Tonight was especially hard. A six month old kitten was brought in by a local RN and her two childern. The kitten had been given three doses of childern's tylenol over a 48 hour period because she had been caught in a recliner and was in pain. The kitten was comatose. While the other CVT and doctor worked on the kitten, I consoled the clients. The mother had so much guilt because she didn't realize that tylenol was toxic to pets. She had figured the correct dose as if it had been for an infant and everything. She thought that she was doing right by the animal. All three were in tears and so was I. The kitten couldn't be saved. I was not judgemental because this person was an RN. Just because she's an RN doesn't mean that she knew that tylenol was very toxic to cats. ( There was an MD who had the same result when he gave his young hyper dog ritalan several years ago). There are people of many professions that don't know this fact. She was just another human who was concerned about her pet. She had so much guilt and sadness that I worried about her and her childern. I called her friend so that she would have some help.
I saw another discussion on this board concerning, "What would you be if you weren't a nurse". Many nurses mentioned that they were interested in veterinary medicine and in other animal professions. So see we have alot in common.
Sep 26, '06Quote from asoldierswife05Well I'll respectfully disagree because RVTs deal with every one of the things you have written about except the restraints since animals don't have many "rights" it is perfectly legal to restrain them and force treatment. We are only dealing with one species, RVTs are dealing with many more. For those who don't know,cats are not just small dogs. :wink2: They all have different diseases, med reactions etc. Thats not even getting into large animal like horses, cows, pigs, sheep they are all different too and then there is birds and exotics. Huge amount of knowledge imo and again the courses are the same as ADN, although we know there is friction as to whether or not they are as good as BSNs, lol.Very similar but very different at the same time. It would be difficult for you to cross over into human nursing without going to, as it would be impossible for me to cross over into veterinary medicine without going to school as well. The legalities involved are very different: euthanasia for suffering animals=acceptable however euthanasia for suffering humans=unethical and illegal, how child abuse is handled vs. how animal abuse is handled, use of various community resources and follow up care within the community for chronic management of healthcare problems, meeting the psychosocial needs of your client as well as dealing with the same issues with various family members, dealing with addiction, restraints, etc....there is more to being a nurse than just being compassionate and clinical skills. While I don't dispute that they are similar, the complexity of the human spirit and one's psychosocial needs that change within the aspects of cultural diversity and throughout the lifespan can not be compared with holistic care of an ill pet and their family. This is not meant to be demeaning so please do not take it that way. You and the members of your profession should be empowered to make your skills and profession distinct from any other profession, including nursing.
What if nearly every day we had to deal with the pts family deciding whether or not "little Susy" was worth a thousand dollars to repair a fracture? I'm also not saying one professoin is harder or more valuable than the other because why can't they both be equal?
Sep 26, '06In Australia, you guys ARE called vet nurses. My sister is a vet tech in the US and she is awesome, I think you guys are grossly underpaid for what you do!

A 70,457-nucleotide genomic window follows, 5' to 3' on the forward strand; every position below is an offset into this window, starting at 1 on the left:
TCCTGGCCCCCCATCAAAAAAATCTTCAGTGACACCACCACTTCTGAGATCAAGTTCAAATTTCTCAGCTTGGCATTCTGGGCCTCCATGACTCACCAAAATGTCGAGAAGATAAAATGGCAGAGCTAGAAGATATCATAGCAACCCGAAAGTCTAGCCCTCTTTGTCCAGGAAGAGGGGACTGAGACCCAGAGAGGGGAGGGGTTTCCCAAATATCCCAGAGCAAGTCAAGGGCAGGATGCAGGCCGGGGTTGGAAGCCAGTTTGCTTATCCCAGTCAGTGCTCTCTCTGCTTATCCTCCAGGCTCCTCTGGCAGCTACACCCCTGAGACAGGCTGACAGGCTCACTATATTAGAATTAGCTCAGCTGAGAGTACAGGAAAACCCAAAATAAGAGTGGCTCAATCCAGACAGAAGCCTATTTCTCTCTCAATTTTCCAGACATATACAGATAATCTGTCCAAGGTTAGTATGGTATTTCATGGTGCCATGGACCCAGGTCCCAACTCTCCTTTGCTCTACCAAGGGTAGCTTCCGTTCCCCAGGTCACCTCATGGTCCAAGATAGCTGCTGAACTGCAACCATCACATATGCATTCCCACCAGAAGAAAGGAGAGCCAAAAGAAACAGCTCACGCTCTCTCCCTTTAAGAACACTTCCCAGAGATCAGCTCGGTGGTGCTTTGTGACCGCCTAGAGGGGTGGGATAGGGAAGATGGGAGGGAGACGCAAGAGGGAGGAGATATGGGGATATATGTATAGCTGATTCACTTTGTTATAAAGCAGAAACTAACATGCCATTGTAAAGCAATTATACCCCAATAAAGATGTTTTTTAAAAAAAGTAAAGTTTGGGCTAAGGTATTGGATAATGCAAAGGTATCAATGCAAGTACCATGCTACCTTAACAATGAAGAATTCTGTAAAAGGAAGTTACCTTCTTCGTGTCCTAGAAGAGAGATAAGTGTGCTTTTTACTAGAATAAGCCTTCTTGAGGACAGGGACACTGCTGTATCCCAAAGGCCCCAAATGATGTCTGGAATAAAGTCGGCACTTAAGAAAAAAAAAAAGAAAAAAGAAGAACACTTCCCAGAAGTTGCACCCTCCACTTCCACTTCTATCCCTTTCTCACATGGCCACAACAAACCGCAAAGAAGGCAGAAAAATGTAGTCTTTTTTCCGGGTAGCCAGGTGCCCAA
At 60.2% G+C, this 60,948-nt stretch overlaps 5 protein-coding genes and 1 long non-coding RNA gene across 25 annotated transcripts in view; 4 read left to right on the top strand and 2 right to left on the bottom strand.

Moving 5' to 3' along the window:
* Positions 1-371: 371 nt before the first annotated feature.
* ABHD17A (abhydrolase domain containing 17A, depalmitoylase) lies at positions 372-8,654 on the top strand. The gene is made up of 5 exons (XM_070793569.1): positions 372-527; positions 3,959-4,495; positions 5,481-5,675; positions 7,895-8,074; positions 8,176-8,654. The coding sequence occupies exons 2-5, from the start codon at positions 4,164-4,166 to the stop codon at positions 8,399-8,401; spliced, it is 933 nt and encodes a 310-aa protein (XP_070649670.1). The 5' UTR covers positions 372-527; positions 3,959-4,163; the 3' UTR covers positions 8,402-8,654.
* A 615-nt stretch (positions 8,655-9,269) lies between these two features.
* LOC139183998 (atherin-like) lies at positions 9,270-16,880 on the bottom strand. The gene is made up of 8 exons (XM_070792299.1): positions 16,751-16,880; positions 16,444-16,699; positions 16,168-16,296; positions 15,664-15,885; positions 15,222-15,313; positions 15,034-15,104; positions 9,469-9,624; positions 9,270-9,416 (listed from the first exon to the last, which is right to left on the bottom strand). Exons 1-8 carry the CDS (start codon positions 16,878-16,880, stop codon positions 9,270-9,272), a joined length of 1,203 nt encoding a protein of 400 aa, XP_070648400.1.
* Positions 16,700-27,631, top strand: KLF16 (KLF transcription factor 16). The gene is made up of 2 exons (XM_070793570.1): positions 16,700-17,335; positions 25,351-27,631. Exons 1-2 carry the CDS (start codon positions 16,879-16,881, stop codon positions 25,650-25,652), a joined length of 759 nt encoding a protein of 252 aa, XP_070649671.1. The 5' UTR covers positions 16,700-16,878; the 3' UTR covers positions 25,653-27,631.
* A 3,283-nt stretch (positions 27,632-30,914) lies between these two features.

I must say that I think what you do is closer to "nurse" than "technician" - but "vet nurse" makes me think you nurse the vet!!
Sep 26, '06What I'm finding interesting in this whole thread is: working nurses are supportive of the OP and students not so. Could this be because they are still caught in in the indoctrination of nursing school???
Sep 26, '06Quote from Jules A...What if nearly every day we had to deal with the pts family deciding whether or not "little Susy" was worth a thousand dollars to repair a fracture?...
I mentioned in an earlier post about my golden having been hit by a truck. There was never any question in our minds as to whether or not he was worth the $1,800 it was going to cost to fix him (we had some of it but not all with 5 kids). The problem was where the money was going to come from. In the end, we called our mortgage company and arranged to pay our mortgage a week late, telling them there was a medical emergency. My husband put in a lot of extra hours at work (I had just gotten out of the hospital and wasn't released to go back to work yet).
Maybe many would think we are nuts but our dog is treated like one of our kids. He gets an annual checkup, if he gets sick he goes to the vet, his food high quality all natural food added to fresh veggies, oatmeal and vitamins/mineral supplements (my goal is a cancer and heart disease deterrant diet), we have birthday parties for him (non-dairy dog ice cream of course) complete with presents and singing and presents under the tree for Christmas. When we go on a vacation where we can't take him there are only 2 places I'll leave him......with my brother or with one of my friends.....I know he'll get the same care with them as he does at home. Since it was obvious the underground fence wasn't working for him (the accident) we built a regular fence out back. In doing so he lost the ability to go out his doggie door through the garage. Now he has a door in the back so he can come and go as he pleases or needs.
It will break our hearts when he dies and to think about it even now is difficult. I feel for those people who just can't find the funds to try to fix their pets. Since Rusty's accident I've been getting health insurance on him. So far we've only had to use it for what thankfully turned out to be a lipoma but could have been worse.
Oct 1, '06Thanks everyone for the positive responses. It is nice for once to see so many of them. I just want to reiterate that I have NO interest in using the title nurse in any way, shape, or form. I am a veterinary technician, that is what I went to school for and as one poster said, my job is so completely totally different than nursing.